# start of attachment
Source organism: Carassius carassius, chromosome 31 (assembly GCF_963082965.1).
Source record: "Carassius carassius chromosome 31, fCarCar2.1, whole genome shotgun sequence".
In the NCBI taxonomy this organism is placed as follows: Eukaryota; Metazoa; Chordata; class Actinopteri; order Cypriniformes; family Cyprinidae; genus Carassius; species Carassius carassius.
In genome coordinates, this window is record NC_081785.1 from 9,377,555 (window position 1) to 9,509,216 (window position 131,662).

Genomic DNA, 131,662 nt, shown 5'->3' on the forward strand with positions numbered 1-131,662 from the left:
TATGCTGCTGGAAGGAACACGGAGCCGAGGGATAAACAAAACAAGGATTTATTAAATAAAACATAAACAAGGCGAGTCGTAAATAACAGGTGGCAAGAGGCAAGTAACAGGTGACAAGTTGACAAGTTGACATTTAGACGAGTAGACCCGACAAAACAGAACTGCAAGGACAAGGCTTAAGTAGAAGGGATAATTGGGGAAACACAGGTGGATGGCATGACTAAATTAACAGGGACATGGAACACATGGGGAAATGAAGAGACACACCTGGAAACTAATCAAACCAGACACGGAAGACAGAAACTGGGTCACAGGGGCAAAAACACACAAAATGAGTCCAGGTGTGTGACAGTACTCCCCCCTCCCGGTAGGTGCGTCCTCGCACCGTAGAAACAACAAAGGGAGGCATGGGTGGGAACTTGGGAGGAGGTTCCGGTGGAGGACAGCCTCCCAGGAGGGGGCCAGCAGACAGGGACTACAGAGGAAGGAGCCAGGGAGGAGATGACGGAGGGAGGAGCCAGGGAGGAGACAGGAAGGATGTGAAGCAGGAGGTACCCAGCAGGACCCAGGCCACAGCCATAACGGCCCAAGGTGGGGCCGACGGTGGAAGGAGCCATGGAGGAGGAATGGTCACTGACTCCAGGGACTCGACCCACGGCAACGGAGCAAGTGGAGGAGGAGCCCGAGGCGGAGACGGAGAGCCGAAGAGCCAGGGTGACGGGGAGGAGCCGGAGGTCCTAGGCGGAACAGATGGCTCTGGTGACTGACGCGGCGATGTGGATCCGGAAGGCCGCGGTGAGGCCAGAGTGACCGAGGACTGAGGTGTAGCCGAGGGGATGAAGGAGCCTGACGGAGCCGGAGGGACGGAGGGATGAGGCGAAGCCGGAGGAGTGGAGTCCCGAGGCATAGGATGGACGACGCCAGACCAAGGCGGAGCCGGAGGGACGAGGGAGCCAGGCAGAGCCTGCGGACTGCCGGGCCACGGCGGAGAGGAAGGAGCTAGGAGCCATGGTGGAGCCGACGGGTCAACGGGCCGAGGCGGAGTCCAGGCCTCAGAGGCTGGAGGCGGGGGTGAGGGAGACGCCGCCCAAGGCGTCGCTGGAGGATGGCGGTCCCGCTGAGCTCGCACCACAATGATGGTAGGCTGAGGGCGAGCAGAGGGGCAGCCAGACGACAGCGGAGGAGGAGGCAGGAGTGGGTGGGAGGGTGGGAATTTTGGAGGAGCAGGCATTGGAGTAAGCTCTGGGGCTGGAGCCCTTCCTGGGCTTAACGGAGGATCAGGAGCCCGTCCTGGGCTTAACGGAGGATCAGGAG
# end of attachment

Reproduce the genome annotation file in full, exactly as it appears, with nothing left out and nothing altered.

Source organism: Carassius carassius, chromosome 31 (assembly GCF_963082965.1).
Source record: "Carassius carassius chromosome 31, fCarCar2.1, whole genome shotgun sequence".
In the NCBI taxonomy this organism is placed as follows: Eukaryota; Metazoa; Chordata; class Actinopteri; order Cypriniformes; family Cyprinidae; genus Carassius; species Carassius carassius.
In genome coordinates, this window is record NC_081785.1 from 9,377,555 (window position 1) to 9,509,216 (window position 131,662).

Genomic DNA, 131,662 nt, shown 5'->3' on the forward strand with positions numbered 1-131,662 from the left:
TATGCTGCTGGAAGGAACACGGAGCCGAGGGATAAACAAAACAAGGATTTATTAAATAAAACATAAACAAGGCGAGTCGTAAATAACAGGTGGCAAGAGGCAAGTAACAGGTGACAAGTTGACAAGTTGACATTTAGACGAGTAGACCCGACAAAACAGAACTGCAAGGACAAGGCTTAAGTAGAAGGGATAATTGGGGAAACACAGGTGGATGGCATGACTAAATTAACAGGGACATGGAACACATGGGGAAATGAAGAGACACACCTGGAAACTAATCAAACCAGACACGGAAGACAGAAACTGGGTCACAGGGGCAAAAACACACAAAATGAGTCCAGGTGTGTGACAGTACTCCCCCCTCCCGGTAGGTGCGTCCTCGCACCGTAGAAACAACAAAGGGAGGCATGGGTGGGAACTTGGGAGGAGGTTCCGGTGGAGGACAGCCTCCCAGGAGGGGGCCAGCAGACAGGGACTACAGAGGAAGGAGCCAGGGAGGAGATGACGGAGGGAGGAGCCAGGGAGGAGACAGGAAGGATGTGAAGCAGGAGGTACCCAGCAGGACCCAGGCCACAGCCATAACGGCCCAAGGTGGGGCCGACGGTGGAAGGAGCCATGGAGGAGGAATGGTCACTGACTCCAGGGACTCGACCCACGGCAACGGAGCAAGTGGAGGAGGAGCCCGAGGCGGAGACGGAGAGCCGAAGAGCCAGGGTGACGGGGAGGAGCCGGAGGTCCTAGGCGGAACAGATGGCTCTGGTGACTGACGCGGCGATGTGGATCCGGAAGGCCGCGGTGAGGCCAGAGTGACCGAGGACTGAGGTGTAGCCGAGGGGATGAAGGAGCCTGACGGAGCCGGAGGGACGGAGGGATGAGGCGAAGCCGGAGGAGTGGAGTCCCGAGGCATAGGATGGACGACGCCAGACCAAGGCGGAGCCGGAGGGACGAGGGAGCCAGGCAGAGCCTGCGGACTGCCGGGCCACGGCGGAGAGGAAGGAGCTAGGAGCCATGGTGGAGCCGACGGGTCAACGGGCCGAGGCGGAGTCCAGGCCTCAGAGGCTGGAGGCGGGGGTGAGGGAGACGCCGCCCAAGGCGTCGCTGGAGGATGGCGGTCCCGCTGAGCTCGCACCACAATGATGGTAGGCTGAGGGCGAGCAGAGGGGCAGCCAGACGACAGCGGAGGAGGAGGCAGGAGTGGGTGGGAGGGTGGGAATTTTGGAGGAGCAGGCATTGGAGTAAGCTCTGGGGCTGGAGCCCTTCCTGGGCTTAACGGAGGATCAGGAGCCCGTCCTGGGCTTAACGGAGGATCAGGAG